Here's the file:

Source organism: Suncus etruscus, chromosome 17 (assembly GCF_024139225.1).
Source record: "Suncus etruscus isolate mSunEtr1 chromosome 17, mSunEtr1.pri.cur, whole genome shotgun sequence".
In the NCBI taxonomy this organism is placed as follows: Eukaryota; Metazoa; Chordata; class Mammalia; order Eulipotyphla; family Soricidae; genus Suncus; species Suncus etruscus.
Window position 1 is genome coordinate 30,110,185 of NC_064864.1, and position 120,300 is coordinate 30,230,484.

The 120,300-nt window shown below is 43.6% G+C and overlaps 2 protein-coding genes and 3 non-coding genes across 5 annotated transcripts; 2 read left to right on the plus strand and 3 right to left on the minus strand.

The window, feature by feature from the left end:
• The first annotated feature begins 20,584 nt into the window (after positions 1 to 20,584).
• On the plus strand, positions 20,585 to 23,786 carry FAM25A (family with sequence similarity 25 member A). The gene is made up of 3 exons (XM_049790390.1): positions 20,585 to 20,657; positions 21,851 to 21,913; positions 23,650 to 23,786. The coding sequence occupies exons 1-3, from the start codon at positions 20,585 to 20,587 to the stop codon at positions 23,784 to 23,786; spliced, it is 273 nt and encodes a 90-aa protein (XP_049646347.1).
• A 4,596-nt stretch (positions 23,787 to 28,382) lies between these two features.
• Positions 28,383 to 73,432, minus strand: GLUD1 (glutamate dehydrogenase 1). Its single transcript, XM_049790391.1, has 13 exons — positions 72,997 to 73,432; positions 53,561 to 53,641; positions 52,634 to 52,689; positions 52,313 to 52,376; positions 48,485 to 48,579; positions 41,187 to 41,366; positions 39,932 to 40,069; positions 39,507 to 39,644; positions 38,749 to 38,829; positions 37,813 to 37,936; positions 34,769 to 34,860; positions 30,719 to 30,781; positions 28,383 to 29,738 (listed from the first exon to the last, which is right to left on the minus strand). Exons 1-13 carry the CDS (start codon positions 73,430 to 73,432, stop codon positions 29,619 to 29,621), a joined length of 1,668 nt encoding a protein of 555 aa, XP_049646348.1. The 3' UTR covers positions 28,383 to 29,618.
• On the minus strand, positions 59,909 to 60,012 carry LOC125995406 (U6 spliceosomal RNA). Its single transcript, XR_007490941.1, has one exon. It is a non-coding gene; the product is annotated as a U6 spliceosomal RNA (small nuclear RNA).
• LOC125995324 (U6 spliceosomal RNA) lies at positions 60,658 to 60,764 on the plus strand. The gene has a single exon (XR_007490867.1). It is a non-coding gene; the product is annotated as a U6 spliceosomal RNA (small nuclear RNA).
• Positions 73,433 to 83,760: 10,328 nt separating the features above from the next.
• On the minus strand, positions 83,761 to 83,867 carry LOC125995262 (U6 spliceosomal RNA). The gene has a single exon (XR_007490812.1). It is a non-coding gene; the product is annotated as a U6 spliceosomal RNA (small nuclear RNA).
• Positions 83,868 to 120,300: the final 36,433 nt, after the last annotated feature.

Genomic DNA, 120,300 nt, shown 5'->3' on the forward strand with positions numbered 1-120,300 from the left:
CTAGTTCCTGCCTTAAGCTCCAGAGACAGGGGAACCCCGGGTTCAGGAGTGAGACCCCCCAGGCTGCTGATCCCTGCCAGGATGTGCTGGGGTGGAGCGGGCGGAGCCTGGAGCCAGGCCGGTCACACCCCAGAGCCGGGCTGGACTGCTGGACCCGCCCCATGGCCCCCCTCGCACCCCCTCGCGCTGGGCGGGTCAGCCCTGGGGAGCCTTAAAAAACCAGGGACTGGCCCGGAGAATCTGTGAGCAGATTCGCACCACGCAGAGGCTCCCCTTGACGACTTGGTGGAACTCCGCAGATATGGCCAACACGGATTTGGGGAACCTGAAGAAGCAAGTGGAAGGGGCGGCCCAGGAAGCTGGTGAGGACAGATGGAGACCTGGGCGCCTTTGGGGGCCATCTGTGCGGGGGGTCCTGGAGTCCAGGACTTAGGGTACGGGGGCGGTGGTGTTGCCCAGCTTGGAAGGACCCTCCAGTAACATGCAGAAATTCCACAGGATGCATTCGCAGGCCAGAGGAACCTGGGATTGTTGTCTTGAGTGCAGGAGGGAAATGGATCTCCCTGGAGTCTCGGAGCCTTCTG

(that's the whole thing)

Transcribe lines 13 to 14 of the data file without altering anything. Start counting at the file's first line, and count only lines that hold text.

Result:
• Positions 73,433 to 83,760: 10,328 nt separating the features above from the next.
• On the minus strand, positions 83,761 to 83,867 carry LOC125995262 (U6 spliceosomal RNA). The gene has a single exon (XR_007490812.1). It is a non-coding gene; the product is annotated as a U6 spliceosomal RNA (small nuclear RNA).